TECH GIANTS Apple has pulled out of plans to build a €850 million data centre in Athenry, Co. Galway.
In a statement, the company announced that it was no longer going to proceed with its plans and said that delays in the planning approval process were the reason for the change.
The reason for the delays was that a number of local residents raised concerns about the potential environmental impact of the project – and accused An Bord Pleanala of not carrying out a proper assessment.
Apple’s original plans to build a state-of-the-art centre on a 500-acre site just outside the town of Athenry was first announced more than three years ago, was given permission by the High Court to begin works last November.
Construction of the first phase of eight promised to generate 300 temporary jobs, with up to 150 permanent staff required to run it.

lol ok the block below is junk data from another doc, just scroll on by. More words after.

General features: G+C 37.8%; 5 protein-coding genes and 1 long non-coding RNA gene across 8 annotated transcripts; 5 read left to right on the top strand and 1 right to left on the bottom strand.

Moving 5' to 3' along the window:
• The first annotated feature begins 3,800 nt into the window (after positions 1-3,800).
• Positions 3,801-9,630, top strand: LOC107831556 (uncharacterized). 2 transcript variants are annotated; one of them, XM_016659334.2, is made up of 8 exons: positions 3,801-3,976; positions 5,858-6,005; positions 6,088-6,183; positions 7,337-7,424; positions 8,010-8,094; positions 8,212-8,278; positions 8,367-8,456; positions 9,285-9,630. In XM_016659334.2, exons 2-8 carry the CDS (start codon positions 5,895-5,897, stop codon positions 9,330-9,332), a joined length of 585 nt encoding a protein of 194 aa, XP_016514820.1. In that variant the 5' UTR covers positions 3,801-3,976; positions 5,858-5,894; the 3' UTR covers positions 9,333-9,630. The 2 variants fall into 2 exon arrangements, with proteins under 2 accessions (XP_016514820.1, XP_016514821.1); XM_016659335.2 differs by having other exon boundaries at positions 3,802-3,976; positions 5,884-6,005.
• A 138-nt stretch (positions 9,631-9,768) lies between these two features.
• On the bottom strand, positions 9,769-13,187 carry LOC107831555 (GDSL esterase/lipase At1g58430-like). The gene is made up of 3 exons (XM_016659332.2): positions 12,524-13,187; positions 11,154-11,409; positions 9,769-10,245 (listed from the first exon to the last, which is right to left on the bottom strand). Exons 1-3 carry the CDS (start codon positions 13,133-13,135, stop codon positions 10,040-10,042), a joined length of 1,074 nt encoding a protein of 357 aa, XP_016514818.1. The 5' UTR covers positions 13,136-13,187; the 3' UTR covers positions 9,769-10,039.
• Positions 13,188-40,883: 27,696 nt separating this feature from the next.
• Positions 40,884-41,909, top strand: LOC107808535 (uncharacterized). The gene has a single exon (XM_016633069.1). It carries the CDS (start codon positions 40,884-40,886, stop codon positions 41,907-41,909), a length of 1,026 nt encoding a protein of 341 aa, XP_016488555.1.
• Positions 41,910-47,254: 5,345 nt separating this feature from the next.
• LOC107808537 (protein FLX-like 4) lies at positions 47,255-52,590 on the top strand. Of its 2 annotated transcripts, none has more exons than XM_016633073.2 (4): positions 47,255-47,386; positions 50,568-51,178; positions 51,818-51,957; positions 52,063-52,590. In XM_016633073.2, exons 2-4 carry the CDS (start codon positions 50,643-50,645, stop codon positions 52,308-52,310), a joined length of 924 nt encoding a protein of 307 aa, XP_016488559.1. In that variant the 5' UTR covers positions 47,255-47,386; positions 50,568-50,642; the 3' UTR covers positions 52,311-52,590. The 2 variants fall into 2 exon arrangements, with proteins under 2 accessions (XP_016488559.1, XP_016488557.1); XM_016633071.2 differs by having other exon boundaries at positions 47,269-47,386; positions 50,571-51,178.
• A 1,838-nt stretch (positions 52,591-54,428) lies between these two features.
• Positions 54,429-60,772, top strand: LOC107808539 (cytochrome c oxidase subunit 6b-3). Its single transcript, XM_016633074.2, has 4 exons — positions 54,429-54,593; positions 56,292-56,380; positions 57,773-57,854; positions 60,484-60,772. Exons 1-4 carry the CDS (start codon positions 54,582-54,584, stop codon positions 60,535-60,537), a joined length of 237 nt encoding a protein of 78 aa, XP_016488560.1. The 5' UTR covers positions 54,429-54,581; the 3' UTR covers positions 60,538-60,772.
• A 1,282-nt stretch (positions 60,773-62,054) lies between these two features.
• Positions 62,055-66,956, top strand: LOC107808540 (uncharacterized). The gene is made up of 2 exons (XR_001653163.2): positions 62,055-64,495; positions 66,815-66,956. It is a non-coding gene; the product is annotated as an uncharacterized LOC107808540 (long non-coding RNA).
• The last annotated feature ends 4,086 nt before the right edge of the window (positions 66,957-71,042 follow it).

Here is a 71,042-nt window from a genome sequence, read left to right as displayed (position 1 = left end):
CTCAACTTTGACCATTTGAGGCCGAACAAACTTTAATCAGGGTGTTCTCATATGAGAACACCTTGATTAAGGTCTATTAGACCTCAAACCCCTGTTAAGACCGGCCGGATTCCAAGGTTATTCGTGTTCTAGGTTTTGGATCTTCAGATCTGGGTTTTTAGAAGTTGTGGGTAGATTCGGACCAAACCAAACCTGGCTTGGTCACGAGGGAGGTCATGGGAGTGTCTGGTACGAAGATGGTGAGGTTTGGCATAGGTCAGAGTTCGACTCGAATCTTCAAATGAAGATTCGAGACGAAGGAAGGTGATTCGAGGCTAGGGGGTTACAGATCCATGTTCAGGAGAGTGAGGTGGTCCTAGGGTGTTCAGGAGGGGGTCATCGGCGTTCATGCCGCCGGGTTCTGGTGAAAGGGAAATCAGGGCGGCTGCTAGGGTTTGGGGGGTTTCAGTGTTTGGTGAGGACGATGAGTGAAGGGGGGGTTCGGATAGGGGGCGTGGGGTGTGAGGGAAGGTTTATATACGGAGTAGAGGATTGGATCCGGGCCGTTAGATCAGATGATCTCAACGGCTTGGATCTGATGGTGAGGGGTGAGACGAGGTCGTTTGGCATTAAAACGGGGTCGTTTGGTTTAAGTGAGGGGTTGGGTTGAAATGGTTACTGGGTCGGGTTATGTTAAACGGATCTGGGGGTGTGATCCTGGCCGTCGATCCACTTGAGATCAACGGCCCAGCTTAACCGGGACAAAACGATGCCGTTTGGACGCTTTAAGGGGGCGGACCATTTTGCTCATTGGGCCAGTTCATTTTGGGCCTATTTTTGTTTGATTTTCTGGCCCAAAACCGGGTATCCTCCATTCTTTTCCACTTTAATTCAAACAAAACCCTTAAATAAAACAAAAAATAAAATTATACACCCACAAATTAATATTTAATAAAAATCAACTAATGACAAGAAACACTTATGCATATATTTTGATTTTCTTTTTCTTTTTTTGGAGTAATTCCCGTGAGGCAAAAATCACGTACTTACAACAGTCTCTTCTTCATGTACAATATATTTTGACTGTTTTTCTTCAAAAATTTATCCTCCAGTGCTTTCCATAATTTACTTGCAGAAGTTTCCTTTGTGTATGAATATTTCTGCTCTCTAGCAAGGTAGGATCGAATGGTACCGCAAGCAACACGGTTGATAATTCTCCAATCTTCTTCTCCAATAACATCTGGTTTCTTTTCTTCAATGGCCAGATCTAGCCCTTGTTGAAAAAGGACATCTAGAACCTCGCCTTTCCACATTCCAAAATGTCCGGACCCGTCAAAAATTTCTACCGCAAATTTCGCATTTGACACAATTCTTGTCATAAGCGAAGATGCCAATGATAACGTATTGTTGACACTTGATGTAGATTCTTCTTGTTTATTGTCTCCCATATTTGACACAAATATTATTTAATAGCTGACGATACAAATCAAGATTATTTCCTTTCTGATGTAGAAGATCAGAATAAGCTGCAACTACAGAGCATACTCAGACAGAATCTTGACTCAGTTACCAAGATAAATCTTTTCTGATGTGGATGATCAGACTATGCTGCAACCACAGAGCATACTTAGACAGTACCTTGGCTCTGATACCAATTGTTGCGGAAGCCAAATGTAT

However, objectors decided to take their case to the Supreme Court in December, and the ensuing delays have led to Apple turning their back on the development.
In a statement released to RTE News this morning, Apple said: “We’ve been operating in Ireland since 1980 and we’re proud of the many contributions we make to the economy and job creation.
“In the last two years, we’ve spent over €550 million with local companies and, all told, our investment and innovation supports more than 25,000 jobs up and down the country.
“We’re deeply committed to our employees and customers in Ireland and are expanding our operations in Cork, with a new facility for our talented team there.”
The company will go ahead with their plans to build a data centre in Aabenraa, Denmark, which is still in the planning phase.